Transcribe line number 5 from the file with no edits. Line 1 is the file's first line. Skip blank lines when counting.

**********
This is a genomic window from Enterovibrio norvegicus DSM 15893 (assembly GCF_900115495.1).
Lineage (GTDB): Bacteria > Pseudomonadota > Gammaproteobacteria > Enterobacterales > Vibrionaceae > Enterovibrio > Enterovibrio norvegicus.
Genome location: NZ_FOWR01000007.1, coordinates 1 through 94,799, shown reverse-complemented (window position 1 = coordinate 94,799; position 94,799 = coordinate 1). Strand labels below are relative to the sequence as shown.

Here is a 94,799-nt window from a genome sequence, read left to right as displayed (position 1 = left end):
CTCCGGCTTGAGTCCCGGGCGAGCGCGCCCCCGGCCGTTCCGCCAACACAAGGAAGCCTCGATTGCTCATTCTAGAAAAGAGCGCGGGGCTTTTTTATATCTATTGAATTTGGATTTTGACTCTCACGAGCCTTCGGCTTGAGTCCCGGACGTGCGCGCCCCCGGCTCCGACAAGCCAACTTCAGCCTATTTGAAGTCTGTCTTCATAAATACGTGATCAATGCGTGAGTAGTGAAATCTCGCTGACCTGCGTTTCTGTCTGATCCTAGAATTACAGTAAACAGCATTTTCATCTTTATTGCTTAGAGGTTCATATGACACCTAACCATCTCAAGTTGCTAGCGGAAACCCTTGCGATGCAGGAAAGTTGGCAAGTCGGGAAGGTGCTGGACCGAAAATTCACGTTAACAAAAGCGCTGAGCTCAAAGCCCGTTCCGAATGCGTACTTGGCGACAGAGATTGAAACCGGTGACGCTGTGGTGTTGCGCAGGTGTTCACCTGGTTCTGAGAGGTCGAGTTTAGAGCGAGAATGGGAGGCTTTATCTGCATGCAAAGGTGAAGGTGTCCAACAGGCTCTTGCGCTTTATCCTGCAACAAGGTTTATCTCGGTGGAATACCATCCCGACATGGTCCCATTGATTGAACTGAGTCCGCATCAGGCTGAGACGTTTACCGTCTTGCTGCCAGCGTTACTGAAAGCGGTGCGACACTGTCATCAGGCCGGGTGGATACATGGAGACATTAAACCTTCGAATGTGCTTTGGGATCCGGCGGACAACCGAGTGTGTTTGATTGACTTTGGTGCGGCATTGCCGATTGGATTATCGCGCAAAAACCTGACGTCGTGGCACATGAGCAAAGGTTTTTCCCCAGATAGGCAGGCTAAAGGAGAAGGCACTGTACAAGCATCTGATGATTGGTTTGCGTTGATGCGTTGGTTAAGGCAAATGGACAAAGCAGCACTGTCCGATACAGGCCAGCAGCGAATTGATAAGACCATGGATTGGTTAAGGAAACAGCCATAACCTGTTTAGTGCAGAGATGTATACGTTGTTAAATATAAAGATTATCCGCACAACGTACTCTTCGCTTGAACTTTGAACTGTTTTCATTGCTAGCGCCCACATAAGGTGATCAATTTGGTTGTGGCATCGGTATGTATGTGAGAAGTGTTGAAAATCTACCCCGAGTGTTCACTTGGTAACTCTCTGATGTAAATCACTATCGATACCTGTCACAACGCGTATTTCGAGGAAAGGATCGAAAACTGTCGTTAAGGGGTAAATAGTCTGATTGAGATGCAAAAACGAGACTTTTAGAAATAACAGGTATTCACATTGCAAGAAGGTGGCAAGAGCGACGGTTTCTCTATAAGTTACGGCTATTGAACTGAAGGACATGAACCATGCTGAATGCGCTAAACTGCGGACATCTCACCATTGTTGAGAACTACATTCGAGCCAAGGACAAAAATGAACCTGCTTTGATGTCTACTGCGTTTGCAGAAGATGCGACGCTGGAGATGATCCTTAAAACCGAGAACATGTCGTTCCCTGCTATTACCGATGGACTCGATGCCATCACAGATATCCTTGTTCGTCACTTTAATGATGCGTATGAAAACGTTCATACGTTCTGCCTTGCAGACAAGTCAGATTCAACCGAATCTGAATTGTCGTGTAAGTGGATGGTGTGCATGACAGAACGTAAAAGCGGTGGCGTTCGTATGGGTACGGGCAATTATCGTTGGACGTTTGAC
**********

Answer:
CTCCGGCTTGAGTCCCGGGCGAGCGCGCCCCCGGCCGTTCCGCCAACACAAGGAAGCCTCGATTGCTCATTCTAGAAAAGAGCGCGGGGCTTTTTTATATCTATTGAATTTGGATTTTGACTCTCACGAGCCTTCGGCTTGAGTCCCGGACGTGCGCGCCCCCGGCTCCGACAAGCCAACTTCAGCCTATTTGAAGTCTGTCTTCATAAATACGTGATCAATGCGTGAGTAGTGAAATCTCGCTGACCTGCGTTTCTGTCTGATCCTAGAATTACAGTAAACAGCATTTTCATCTTTATTGCTTAGAGGTTCATATGACACCTAACCATCTCAAGTTGCTAGCGGAAACCCTTGCGATGCAGGAAAGTTGGCAAGTCGGGAAGGTGCTGGACCGAAAATTCACGTTAACAAAAGCGCTGAGCTCAAAGCCCGTTCCGAATGCGTACTTGGCGACAGAGATTGAAACCGGTGACGCTGTGGTGTTGCGCAGGTGTTCACCTGGTTCTGAGAGGTCGAGTTTAGAGCGAGAATGGGAGGCTTTATCTGCATGCAAAGGTGAAGGTGTCCAACAGGCTCTTGCGCTTTATCCTGCAACAAGGTTTATCTCGGTGGAATACCATCCCGACATGGTCCCATTGATTGAACTGAGTCCGCATCAGGCTGAGACGTTTACCGTCTTGCTGCCAGCGTTACTGAAAGCGGTGCGACACTGTCATCAGGCCGGGTGGATACATGGAGACATTAAACCTTCGAATGTGCTTTGGGATCCGGCGGACAACCGAGTGTGTTTGATTGACTTTGGTGCGGCATTGCCGATTGGATTATCGCGCAAAAACCTGACGTCGTGGCACATGAGCAAAGGTTTTTCCCCAGATAGGCAGGCTAAAGGAGAAGGCACTGTACAAGCATCTGATGATTGGTTTGCGTTGATGCGTTGGTTAAGGCAAATGGACAAAGCAGCACTGTCCGATACAGGCCAGCAGCGAATTGATAAGACCATGGATTGGTTAAGGAAACAGCCATAACCTGTTTAGTGCAGAGATGTATACGTTGTTAAATATAAAGATTATCCGCACAACGTACTCTTCGCTTGAACTTTGAACTGTTTTCATTGCTAGCGCCCACATAAGGTGATCAATTTGGTTGTGGCATCGGTATGTATGTGAGAAGTGTTGAAAATCTACCCCGAGTGTTCACTTGGTAACTCTCTGATGTAAATCACTATCGATACCTGTCACAACGCGTATTTCGAGGAAAGGATCGAAAACTGTCGTTAAGGGGTAAATAGTCTGATTGAGATGCAAAAACGAGACTTTTAGAAATAACAGGTATTCACATTGCAAGAAGGTGGCAAGAGCGACGGTTTCTCTATAAGTTACGGCTATTGAACTGAAGGACATGAACCATGCTGAATGCGCTAAACTGCGGACATCTCACCATTGTTGAGAACTACATTCGAGCCAAGGACAAAAATGAACCTGCTTTGATGTCTACTGCGTTTGCAGAAGATGCGACGCTGGAGATGATCCTTAAAACCGAGAACATGTCGTTCCCTGCTATTACCGATGGACTCGATGCCATCACAGATATCCTTGTTCGTCACTTTAATGATGCGTATGAAAACGTTCATACGTTCTGCCTTGCAGACAAGTCAGATTCAACCGAATCTGAATTGTCGTGTAAGTGGATGGTGTGCATGACAGAACGTAAAAGCGGTGGCGTTCGTATGGGTACGGGCAATTATCGTTGGACGTTTGAC